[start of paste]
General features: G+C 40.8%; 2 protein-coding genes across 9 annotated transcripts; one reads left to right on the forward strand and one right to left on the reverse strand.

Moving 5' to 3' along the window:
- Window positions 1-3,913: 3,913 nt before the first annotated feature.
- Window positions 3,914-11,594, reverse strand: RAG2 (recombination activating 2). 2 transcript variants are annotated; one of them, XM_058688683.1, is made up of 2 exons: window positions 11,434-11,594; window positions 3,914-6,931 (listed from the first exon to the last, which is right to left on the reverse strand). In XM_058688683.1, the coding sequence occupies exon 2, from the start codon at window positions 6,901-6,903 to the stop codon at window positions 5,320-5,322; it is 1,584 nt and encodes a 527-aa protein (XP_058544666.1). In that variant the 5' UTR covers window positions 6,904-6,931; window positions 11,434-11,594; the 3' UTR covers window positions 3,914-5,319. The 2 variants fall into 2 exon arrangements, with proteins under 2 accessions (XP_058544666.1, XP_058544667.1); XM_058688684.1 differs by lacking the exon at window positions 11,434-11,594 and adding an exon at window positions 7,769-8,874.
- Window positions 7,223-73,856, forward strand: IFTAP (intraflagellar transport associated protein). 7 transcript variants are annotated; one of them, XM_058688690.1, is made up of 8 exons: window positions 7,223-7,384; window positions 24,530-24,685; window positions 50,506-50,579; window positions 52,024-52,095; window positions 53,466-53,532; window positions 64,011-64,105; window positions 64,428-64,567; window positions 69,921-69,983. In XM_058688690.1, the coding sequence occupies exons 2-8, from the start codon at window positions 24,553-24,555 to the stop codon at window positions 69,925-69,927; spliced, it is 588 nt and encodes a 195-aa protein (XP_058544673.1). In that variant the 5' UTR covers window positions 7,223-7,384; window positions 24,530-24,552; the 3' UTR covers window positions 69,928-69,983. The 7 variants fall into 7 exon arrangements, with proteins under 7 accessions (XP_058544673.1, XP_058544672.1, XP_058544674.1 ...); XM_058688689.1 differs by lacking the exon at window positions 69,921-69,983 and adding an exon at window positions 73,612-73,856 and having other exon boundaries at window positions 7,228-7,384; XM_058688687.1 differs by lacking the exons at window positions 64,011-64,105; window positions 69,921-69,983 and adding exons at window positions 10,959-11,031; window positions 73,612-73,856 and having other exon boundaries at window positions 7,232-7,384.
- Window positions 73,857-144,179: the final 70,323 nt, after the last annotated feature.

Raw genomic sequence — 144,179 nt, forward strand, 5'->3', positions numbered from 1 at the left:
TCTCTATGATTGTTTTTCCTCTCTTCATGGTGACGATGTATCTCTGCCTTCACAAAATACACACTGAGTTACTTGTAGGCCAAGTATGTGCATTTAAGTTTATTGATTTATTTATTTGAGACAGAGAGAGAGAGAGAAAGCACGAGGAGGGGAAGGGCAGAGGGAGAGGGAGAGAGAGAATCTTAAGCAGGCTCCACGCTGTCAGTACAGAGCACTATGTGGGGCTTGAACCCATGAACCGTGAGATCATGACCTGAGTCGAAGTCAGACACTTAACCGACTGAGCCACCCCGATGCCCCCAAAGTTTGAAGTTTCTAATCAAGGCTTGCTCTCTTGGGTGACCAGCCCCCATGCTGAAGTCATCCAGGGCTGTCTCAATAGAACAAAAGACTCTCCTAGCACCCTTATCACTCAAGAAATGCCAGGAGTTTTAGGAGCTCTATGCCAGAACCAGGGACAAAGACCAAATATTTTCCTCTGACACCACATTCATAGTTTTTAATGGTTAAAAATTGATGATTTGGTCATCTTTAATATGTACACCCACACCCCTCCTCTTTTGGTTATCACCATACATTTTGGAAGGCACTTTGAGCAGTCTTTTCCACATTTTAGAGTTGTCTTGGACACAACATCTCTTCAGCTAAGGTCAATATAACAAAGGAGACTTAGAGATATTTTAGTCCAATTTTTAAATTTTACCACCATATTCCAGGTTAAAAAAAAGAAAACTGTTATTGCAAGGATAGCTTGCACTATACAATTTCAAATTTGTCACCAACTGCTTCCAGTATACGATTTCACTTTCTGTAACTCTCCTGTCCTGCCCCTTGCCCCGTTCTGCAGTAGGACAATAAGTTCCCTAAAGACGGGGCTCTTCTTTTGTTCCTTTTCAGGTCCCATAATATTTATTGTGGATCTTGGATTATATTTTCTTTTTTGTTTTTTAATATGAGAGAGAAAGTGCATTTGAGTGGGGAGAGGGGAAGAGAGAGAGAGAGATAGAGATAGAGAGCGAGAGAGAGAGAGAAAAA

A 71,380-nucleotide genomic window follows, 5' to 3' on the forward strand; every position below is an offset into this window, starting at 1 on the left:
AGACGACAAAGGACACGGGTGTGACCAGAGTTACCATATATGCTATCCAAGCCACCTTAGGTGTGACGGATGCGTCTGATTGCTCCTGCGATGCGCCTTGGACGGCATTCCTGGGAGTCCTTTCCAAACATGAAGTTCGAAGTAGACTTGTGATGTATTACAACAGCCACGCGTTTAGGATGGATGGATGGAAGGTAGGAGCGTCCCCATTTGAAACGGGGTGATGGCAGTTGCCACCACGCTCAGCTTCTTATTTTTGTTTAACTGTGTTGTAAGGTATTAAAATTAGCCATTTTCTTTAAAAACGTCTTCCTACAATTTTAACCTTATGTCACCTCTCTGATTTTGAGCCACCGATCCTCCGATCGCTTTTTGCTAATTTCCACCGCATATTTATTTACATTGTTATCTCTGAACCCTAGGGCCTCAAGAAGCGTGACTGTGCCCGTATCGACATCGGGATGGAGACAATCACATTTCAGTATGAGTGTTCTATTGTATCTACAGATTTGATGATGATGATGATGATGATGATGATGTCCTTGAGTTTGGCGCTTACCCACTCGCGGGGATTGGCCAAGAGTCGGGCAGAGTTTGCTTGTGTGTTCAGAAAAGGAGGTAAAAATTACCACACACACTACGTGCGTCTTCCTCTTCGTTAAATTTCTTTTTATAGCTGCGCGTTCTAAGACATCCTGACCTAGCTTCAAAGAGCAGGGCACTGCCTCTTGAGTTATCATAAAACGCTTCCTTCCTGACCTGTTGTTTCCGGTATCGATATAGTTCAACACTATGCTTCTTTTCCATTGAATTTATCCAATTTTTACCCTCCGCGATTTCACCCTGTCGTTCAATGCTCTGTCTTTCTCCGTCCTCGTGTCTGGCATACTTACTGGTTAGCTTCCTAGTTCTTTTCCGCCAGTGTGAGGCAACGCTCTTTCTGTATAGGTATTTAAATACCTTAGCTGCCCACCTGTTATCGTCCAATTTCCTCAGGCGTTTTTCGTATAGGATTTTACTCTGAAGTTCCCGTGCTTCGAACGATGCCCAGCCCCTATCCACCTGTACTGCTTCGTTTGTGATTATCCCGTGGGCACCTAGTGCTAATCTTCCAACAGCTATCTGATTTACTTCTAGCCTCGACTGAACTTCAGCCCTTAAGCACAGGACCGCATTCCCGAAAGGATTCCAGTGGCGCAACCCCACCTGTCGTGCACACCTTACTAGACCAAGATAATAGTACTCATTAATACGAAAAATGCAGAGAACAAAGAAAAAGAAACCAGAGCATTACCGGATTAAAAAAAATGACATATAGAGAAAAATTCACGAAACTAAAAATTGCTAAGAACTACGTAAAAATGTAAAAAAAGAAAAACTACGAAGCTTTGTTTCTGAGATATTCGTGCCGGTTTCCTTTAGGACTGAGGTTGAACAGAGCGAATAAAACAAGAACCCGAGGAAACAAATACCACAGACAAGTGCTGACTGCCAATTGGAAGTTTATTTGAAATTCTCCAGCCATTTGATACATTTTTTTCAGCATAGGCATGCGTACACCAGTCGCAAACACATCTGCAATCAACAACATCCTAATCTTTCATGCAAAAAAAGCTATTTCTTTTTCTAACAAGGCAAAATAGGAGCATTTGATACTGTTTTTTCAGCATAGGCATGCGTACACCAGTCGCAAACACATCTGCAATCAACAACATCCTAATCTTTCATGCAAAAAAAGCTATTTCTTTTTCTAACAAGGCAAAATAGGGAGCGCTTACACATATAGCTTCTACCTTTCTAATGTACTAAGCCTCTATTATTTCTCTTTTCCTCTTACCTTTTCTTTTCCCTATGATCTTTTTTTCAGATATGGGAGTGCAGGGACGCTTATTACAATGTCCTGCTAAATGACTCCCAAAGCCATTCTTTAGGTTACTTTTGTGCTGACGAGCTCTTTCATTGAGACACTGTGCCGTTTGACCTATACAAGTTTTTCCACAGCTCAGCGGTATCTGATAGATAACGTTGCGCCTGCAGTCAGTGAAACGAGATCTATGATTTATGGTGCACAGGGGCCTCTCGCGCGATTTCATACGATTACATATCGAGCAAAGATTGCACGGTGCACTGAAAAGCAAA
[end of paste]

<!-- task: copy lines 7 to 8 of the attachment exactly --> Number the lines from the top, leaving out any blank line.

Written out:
Raw genomic sequence — 144,179 nt, forward strand, 5'->3', positions numbered from 1 at the left:
TCTCTATGATTGTTTTTCCTCTCTTCATGGTGACGATGTATCTCTGCCTTCACAAAATACACACTGAGTTACTTGTAGGCCAAGTATGTGCATTTAAGTTTATTGATTTATTTATTTGAGACAGAGAGAGAGAGAGAAAGCACGAGGAGGGGAAGGGCAGAGGGAGAGGGAGAGAGAGAATCTTAAGCAGGCTCCACGCTGTCAGTACAGAGCACTATGTGGGGCTTGAACCCATGAACCGTGAGATCATGACCTGAGTCGAAGTCAGACACTTAACCGACTGAGCCACCCCGATGCCCCCAAAGTTTGAAGTTTCTAATCAAGGCTTGCTCTCTTGGGTGACCAGCCCCCATGCTGAAGTCATCCAGGGCTGTCTCAATAGAACAAAAGACTCTCCTAGCACCCTTATCACTCAAGAAATGCCAGGAGTTTTAGGAGCTCTATGCCAGAACCAGGGACAAAGACCAAATATTTTCCTCTGACACCACATTCATAGTTTTTAATGGTTAAAAATTGATGATTTGGTCATCTTTAATATGTACACCCACACCCCTCCTCTTTTGGTTATCACCATACATTTTGGAAGGCACTTTGAGCAGTCTTTTCCACATTTTAGAGTTGTCTTGGACACAACATCTCTTCAGCTAAGGTCAATATAACAAAGGAGACTTAGAGATATTTTAGTCCAATTTTTAAATTTTACCACCATATTCCAGGTTAAAAAAAAGAAAACTGTTATTGCAAGGATAGCTTGCACTATACAATTTCAAATTTGTCACCAACTGCTTCCAGTATACGATTTCACTTTCTGTAACTCTCCTGTCCTGCCCCTTGCCCCGTTCTGCAGTAGGACAATAAGTTCCCTAAAGACGGGGCTCTTCTTTTGTTCCTTTTCAGGTCCCATAATATTTATTGTGGATCTTGGATTATATTTTCTTTTTTGTTTTTTAATATGAGAGAGAAAGTGCATTTGAGTGGGGAGAGGGGAAGAGAGAGAGAGAGATAGAGATAGAGAGCGAGAGAGAGAGAGAAAAA